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This final instalment in Blackshaw’s acclaimed live survey of Mozart’s 18 piano sonatas prefaces two later works with a pair of – relatively – early ones. The 11th is perhaps the best known, or rather the sonata with the best-known music. Blackshaw’s account of its evergreen Turkish finale deservedly brings the house down. His interpretations are highly cultured and lucid, models of poise and natural spontaneity. Just as Paul Lewis’ Beethoven sonata recordings had an air of the composer at the keyboard, the same is true of Blackshaw and Mozart here. Suggested similarities with Gieseking’s approach are underlined in No 18 by comparisons with the latter’s account on Homocord which I reviewed two years ago – not to Blackshaw’s detriment, either. Enchanting.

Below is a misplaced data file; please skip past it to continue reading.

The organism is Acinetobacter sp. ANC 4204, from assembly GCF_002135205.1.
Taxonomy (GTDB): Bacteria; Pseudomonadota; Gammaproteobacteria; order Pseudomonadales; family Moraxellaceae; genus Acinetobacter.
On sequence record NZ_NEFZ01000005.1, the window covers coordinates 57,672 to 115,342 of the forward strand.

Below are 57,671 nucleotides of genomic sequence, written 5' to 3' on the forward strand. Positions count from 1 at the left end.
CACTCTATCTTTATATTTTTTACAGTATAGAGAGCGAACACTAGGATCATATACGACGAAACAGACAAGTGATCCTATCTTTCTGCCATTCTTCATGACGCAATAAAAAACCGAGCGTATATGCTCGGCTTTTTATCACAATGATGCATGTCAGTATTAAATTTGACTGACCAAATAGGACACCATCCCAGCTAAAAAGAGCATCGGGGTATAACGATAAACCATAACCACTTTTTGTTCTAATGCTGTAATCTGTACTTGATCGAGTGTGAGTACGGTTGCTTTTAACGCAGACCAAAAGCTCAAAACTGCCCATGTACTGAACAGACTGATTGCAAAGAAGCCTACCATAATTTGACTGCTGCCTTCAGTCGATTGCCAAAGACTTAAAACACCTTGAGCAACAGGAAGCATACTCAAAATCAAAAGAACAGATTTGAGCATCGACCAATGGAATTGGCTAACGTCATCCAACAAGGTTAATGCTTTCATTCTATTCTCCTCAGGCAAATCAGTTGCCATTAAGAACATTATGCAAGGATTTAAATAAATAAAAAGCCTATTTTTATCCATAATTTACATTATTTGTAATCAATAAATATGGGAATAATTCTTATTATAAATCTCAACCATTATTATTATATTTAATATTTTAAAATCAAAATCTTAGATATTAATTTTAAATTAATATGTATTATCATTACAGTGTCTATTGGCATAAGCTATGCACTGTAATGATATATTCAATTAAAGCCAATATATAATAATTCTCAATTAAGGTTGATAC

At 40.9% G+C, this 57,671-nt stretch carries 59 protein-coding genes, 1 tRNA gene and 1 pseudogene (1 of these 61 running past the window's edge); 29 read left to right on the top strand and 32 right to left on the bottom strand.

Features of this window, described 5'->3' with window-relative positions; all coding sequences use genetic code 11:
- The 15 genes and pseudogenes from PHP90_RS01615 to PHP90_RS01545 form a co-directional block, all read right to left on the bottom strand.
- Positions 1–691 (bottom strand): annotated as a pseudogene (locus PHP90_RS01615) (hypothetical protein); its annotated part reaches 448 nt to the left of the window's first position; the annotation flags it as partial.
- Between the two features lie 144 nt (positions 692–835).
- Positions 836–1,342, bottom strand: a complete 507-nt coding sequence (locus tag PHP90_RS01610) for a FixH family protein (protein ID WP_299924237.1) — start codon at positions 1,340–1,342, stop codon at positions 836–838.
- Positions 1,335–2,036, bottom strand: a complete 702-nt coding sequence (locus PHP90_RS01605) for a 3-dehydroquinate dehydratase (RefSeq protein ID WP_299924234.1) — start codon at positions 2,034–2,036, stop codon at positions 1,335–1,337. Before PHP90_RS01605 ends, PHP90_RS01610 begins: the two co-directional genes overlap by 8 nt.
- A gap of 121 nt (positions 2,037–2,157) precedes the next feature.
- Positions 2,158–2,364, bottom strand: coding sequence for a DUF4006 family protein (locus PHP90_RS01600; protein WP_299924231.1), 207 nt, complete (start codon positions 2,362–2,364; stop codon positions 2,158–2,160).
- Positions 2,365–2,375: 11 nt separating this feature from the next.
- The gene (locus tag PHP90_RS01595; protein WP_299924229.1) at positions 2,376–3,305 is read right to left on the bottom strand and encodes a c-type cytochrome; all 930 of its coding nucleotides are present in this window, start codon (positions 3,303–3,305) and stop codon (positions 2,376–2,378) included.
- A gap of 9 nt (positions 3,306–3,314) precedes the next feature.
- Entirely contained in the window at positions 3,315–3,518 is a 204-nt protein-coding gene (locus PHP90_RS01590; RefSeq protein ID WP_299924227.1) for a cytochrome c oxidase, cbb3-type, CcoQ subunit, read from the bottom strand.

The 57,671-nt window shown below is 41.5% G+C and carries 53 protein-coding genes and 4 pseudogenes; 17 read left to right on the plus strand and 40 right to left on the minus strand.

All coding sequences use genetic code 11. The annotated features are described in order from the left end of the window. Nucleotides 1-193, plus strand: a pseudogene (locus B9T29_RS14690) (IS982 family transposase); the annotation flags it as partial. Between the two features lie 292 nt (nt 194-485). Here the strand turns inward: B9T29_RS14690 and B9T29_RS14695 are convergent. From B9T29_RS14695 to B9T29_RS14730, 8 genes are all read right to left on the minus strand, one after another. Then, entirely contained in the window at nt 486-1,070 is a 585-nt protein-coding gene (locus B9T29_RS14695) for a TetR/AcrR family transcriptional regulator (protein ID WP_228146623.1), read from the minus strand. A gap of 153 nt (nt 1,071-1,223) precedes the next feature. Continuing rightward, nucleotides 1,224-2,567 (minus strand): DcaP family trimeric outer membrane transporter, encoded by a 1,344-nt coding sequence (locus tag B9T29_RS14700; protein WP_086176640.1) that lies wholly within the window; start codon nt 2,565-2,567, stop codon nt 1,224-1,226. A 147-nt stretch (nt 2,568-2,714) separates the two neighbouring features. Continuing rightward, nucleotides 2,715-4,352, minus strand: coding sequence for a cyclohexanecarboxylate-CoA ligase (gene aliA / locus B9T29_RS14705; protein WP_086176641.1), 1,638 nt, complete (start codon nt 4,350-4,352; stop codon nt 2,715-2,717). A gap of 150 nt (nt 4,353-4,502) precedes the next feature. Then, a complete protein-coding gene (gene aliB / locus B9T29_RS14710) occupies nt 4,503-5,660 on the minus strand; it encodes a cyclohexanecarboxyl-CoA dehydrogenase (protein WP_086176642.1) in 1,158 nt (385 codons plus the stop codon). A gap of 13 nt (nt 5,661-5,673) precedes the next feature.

GUY RICKARDS Read the full review on Agora Classica


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